One of the great joys of being a knitter is that there’s always more to learn. After you tie off the final stitch of your first project—be it a scarf, a hat, or something else—you can be sure of having myriad new techniques to try. The same is true for your hundredth and thousandth project; there’s always more to learn.
To kick off the new year, we’re highlighting the major techniques that knitters want to tackle in the new year, starting with knitted colorwork!
Start Knitting Colorwork
For many people (myself included), knitted colorwork is the first thing that catches their eye and draws them into the craft. Fabulous Fair Isle knit sweaters and Bohus yoke sweaters were some of the pieces that first attracted me to knitting. However, it’s also a technique that many knitters wait to try, for fear it’s too complicated.
But colorwork, like any other knitting skill, can be eased into!
There are many different kinds of colorwork to try your hand at, and I’ve only begun to scratch the surface with my own knitting. Our Knitted Colorwork Patterns collection of patterns offers a wonderful introduction to colorwork knitting. It includes slip-stitch colorwork, stranded colorwork, and some gorgeous colorwork and cable combinations.
Julia’s Adventures in Colorwork
For my part, I made the (foolish) decision in December to knit two colorwork patterns for my two sisters as gifts for the holidays. Pro-tip: don’t start your holiday projects in December. Just don’t.
Ibex Valley Mittens | Interweave Knits Winter 2018
Alas, I can’t take my own advice, although one of the two patterns has been on the needles for a while. I’ve talked about knitting Cheryl Toy’s Ibex Valley Mittens a couple of times before as I’ve worked through them. My first attempt resulted in complete frogging: I was pulling the floats too tightly on the wrong side, making the fabric pucker. These mittens are already quite small, so I knew I needed to keep the floats looser.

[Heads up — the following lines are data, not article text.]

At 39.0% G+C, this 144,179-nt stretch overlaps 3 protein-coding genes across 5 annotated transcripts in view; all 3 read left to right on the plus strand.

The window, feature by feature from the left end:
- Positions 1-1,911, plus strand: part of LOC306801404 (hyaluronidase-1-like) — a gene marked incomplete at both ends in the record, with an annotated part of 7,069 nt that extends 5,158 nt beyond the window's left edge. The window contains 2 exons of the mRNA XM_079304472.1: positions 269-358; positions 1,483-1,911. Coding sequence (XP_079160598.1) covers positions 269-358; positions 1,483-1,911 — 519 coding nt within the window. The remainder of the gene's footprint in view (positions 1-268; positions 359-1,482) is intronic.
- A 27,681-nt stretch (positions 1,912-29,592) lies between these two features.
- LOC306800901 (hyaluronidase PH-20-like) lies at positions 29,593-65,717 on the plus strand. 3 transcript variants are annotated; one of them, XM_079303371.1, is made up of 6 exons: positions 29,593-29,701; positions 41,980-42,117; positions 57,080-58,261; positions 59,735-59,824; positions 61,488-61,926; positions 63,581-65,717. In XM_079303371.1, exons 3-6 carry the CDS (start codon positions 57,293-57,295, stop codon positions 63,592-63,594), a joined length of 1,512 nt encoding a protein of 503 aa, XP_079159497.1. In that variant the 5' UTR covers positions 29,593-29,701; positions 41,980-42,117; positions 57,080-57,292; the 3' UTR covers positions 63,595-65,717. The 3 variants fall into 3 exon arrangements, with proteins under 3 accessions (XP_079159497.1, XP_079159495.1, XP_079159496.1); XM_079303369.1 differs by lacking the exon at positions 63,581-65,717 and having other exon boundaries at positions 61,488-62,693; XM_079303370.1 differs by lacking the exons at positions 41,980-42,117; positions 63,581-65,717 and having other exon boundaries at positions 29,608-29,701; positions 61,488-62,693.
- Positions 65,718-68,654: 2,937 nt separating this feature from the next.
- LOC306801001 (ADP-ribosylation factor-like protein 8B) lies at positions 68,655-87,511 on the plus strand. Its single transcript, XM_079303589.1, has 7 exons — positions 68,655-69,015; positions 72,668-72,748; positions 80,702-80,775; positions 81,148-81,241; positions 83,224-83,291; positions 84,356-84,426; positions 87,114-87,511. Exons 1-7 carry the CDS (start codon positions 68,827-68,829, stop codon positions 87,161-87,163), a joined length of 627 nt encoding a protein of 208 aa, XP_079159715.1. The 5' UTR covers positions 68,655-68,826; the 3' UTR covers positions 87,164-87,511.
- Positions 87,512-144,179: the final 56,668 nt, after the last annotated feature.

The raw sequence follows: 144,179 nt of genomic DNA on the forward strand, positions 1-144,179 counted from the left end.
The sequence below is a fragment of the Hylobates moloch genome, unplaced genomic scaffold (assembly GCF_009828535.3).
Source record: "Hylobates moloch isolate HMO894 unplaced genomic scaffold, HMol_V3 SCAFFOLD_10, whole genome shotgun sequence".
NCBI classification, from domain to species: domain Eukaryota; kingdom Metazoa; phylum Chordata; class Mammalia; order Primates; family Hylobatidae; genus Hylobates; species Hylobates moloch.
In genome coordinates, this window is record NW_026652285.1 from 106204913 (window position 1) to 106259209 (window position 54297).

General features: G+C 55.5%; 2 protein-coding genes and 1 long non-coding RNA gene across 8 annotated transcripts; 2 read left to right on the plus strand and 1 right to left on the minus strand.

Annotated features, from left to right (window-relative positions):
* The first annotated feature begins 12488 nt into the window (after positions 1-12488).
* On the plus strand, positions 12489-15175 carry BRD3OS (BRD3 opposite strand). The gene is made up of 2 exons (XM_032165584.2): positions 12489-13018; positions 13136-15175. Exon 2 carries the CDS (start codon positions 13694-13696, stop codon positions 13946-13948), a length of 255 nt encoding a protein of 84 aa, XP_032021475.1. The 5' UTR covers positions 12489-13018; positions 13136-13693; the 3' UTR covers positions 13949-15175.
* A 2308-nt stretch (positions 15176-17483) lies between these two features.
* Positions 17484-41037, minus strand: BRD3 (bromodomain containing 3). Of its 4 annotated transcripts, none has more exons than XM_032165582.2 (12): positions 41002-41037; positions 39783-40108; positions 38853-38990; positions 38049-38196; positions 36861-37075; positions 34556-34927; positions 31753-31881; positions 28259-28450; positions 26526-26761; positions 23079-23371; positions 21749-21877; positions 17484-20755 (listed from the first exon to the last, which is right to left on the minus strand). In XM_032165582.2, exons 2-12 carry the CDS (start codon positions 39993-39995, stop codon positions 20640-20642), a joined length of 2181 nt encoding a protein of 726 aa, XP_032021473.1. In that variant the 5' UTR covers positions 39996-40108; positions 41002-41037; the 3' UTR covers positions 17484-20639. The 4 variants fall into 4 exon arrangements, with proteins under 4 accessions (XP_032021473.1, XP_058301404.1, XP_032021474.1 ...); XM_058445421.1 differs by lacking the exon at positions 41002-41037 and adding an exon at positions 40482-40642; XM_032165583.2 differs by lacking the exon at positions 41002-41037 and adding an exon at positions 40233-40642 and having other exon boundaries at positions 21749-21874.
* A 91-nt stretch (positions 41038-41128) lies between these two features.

On my second attempt, I was much more successful. If you’re working on your own stranded project this year, I cannot stress enough how important it is to keep your floats loose. I also enacted a policy of tacking any float longer than four stitches to the wrong side, which resulted in a much tidier inside. No one will ever see that but me, however, since the liner is joined on the inside with a Latvian Braid.
Oslo Hat | Interweave Knits Holiday 2017
My other winter project presented a new colorwork challenge for me. The Oslo Hat by Lisa Jacobs uses a combination of two different types of colorwork. The traditional Scandinavian stripes that decorate the earflaps are created using the slip-stitch method of colorwork, a technique I’d never tried before.
Truth be told, it took me a few tries, especially since the bottom of each earflap also includes increases, which required me to pick up the bar between stitches. What kept tripping me up was my impulse to knit or purl that picked-up stitch. It was only after a few attempts that I realized I needed to slip it as any other stitch!
Along with slip-stitch colorwork, this hat also uses stranded colorwork on its brim and crown, meaning it’s a wonderful way to explore two different techniques in one project.
As I write this in late December, I’m nearly done with the mittens and just finished both earflaps. I have, as is tradition, bitten off WAY more than I can chew, but it has been an informative experience.
As I said at the beginning, there’s always more to learn in knitting—or any craft, for that matter. So, join me in challenging yourself this year. What new techniques will you take on in 2021?
Header image: Ibex Valley Mittens by Cheryl Toy from Interweave Knits Winter 2018. Photo by Harper Point Photography